As a field representative for members of Maine’s congressional delegation, Lauretta Torraca was the calming voice on the other end of the line, helping veterans find treatment, refugees navigate immigration issues and Portland’s homeless people find services.

Over the years, Torraca worked for U.S. Reps. David Emery and Thomas Andrews, and Sens. William Cohen and Susan Collins.

Lauretta Torraca Photo courtesy of Elizabeth Torraca

“She handled so many situations for all of these really influential politicians,” said her daughter Elizabeth Torraca, of Falmouth.

“For her, it wasn’t about politics. It was about serving the public. She was truly there to help people resolve their problems. She did this with incredible grace and concern.”

Torraca died March 28 surrounded by her family. She was 95.

She began her career in public service after the death of her first husband, Nunzio Torraca, in 1974. She worked part-time as a clerk for the Internal Revenue Service office in Portland before she was recruited to be a field rep for Emery, a Republican representing Maine’s 1st Congressional District.


Torraca was known as a great listener and problem-solver, who brought compassion and professionalism to her work.

At Cohen’s office, “there was a Vietnam vet who came up to the office with a loaded gun,” her daughter said. “She just put him in his place. After raising eight kids, nothing phased her. That was evident through her professional and private life.”

She spent 15 years in public office and, according to her family, helped establish Collins’ Portland office.

“I appreciate Lauretta’s many years of public service to our state,” Collins said in a statement. “During her time working at the IRS field office in Portland and for Members of Congress, she helped countless Mainers resolve issues with the federal bureaucracy and ensured they received the benefits they earned. I send my heartfelt condolences to Lauretta’s family.”

Torraca was a founding member of the Chinese & American Friendship Association of Maine, which was formed in 1988. She served as treasurer, secretary and archivist. Ah-Kau Ng, a board member and former chapter president, said Torraca helped organize Chinese New Year celebrations, the Moon Festival, and summer picnics.

“She was a stabilizing force for the organization,” Ng said. “With her there, we knew everything would work out fine. She will be greatly missed by all of us.”


Torraca lost one child, Anne, in utero when she was about seven months pregnant.

Her children said she was a positive, inspiring and calming influence in their lives.

“She was like a Zen master. You could go to her with anything,” said Elizabeth Torraca. “She would say, ‘OK, it’s not the end of the world. How are we going to approach this?’ She was this center of gravity, who was accepting and calm.”

“She was always there to give me whatever I needed … reassurance, love, food, or a good spanking,” said her oldest son, Paul Torraca, of Wakefield, Massachusetts, in an email.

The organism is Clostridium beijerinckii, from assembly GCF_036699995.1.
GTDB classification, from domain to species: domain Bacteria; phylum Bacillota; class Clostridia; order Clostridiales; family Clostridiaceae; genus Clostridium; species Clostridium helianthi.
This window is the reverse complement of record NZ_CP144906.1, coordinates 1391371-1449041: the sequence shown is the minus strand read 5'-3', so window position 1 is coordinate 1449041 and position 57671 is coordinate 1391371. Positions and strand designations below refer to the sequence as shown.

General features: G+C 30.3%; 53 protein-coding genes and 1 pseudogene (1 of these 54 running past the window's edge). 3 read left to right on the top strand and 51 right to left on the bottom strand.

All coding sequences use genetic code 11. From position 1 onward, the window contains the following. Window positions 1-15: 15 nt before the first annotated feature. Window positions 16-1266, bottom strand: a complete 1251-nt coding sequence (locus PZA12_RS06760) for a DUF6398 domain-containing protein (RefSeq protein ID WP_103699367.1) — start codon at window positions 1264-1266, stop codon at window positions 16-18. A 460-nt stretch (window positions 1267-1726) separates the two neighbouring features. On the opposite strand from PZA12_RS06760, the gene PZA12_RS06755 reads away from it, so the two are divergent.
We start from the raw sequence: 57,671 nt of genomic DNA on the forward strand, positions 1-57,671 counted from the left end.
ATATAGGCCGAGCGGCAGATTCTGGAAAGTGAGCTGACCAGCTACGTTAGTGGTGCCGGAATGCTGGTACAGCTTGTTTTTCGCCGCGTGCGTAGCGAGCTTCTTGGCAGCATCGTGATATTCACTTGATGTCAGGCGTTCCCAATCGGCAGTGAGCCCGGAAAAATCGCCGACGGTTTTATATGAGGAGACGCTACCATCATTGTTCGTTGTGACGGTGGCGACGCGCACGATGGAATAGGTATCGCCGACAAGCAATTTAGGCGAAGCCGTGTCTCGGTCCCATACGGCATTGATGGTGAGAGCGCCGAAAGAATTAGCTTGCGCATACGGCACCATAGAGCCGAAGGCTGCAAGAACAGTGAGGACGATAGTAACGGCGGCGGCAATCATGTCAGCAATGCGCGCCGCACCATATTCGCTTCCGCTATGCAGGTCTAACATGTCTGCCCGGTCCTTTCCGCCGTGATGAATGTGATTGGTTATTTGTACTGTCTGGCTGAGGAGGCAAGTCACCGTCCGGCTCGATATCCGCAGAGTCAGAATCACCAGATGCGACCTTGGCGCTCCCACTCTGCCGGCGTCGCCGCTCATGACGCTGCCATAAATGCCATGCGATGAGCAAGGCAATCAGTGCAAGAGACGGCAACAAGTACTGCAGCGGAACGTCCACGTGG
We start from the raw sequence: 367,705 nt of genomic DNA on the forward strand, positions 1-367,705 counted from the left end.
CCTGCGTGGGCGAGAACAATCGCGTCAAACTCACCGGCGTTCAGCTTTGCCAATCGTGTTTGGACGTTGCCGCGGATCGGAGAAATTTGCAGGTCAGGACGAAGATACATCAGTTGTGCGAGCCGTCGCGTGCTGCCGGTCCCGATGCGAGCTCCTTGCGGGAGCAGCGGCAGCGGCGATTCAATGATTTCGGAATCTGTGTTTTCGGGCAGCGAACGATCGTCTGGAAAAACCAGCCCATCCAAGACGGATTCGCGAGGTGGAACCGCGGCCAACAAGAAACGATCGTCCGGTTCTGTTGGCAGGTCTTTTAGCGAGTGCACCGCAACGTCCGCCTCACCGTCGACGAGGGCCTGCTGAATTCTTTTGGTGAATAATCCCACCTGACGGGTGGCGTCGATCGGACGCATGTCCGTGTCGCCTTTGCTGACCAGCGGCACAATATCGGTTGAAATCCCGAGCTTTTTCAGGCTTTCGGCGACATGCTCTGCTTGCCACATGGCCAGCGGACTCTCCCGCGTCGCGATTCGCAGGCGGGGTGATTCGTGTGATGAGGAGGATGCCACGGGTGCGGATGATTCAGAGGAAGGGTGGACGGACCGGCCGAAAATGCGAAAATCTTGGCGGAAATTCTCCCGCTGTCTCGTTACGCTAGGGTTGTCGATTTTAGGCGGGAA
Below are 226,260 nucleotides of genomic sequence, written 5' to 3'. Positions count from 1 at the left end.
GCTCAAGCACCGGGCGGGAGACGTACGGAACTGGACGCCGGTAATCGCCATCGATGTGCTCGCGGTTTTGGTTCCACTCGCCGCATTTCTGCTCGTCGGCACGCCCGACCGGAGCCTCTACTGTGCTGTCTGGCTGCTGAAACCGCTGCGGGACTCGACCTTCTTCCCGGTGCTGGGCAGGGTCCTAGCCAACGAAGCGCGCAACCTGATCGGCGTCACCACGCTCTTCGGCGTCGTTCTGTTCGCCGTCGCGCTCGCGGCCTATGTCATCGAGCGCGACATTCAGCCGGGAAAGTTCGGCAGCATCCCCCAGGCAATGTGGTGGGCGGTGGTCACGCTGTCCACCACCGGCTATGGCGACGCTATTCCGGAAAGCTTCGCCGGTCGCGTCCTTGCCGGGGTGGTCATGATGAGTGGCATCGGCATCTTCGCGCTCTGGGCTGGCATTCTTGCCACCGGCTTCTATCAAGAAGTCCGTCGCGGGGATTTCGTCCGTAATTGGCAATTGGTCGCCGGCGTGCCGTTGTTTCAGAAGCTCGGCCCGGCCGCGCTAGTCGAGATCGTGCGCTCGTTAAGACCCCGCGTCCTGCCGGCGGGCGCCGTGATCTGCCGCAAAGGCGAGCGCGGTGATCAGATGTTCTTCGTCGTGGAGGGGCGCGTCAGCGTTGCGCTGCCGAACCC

Aimee Torraca Kohan, of Cape Elizabeth, said being the youngest child came with significant advantages.

“I got the mother who was experienced,” Torraca Kohan wrote in an email. “She stressed the importance of independence, having fun in life, and frequently acknowledged how fortunate we all were in our family …”


Torraca wore red lipstick. She loved lobster and Filet-O-Fish sandwiches, and ate popcorn with extra butter and salt. She played the grand piano, made earrings, painted and enjoyed watching “The Sound of Music” with her grandchildren.

She had a passion for adventure and loved trying new things. She enjoyed trips with her children to Mexico, Costa Rica, England, Spain, Italy, Germany, France, Kenya and Morocco.

At 80, she took a ride in a glider plane.

At 82, Torraca ended her second marriage of more than 25 years. She started a new life. She found love again. She rekindled her passion for painting, and got her first tattoo, a musical note, at 93.

Lauretta Torraca shows off the tattoo she got at 93. Photo courtesy of Elizabeth Torraca

“She wasn’t very happy,” Elizabeth Torraca said of her mother’s second marriage. “She had enough and needed to make a change. She had remarkable positivity as a driving force in her life. She felt, ‘I’m not dead yet. I still have life left to live. I deserve to live a happier life. I deserve love. I deserve joy.’ For a mother to say that to her kids and then act on it was so inspirational and phenomenal.”

Single again, Torraca lived in an apartment at the Betsy Ross House in South Portland. There, she met Richard “Skip” Skillin, her boyfriend of five years. The couple enjoying music, picnics at Bug Light Park, and vacations in Hawaii and Mexico.


The couple planned to elope while on vacation in Hawaii, but he passed away suddenly on April 13, 2012. He was 86.

“My mother was devastated,” said Aimee Torraca Kohan. “They were blissfully happy together. They were like kids again. It was wonderful.”

Shortly after Skillin died, Torraca moved to the Osher Inn at The Cedars. At 88, she found love again after meeting Robert “Bob” Callnan there. They were together for over three years and enjoyed taking road trips and relaxing at a cottage on East Grand Lake. He died in 2018 at age 94.

At the start of the COVID-19 pandemic, Torraca began living with two of her daughters and their families.

“This unexpected gift of slowed-down time granted us the ability to share family meals, reminisce about her life, and learn more about her in a way that otherwise would not have been possible,” Torraca Kohan said. “As a family we are all grateful to have had that time.”

A musical celebration of Torraca’s life will be held from 1 to 4 p.m. on May 28 at Hobbs Funeral Home in Scarborough. The obituary written by her family ends with her words, “I’ll see ya when I see ya!”

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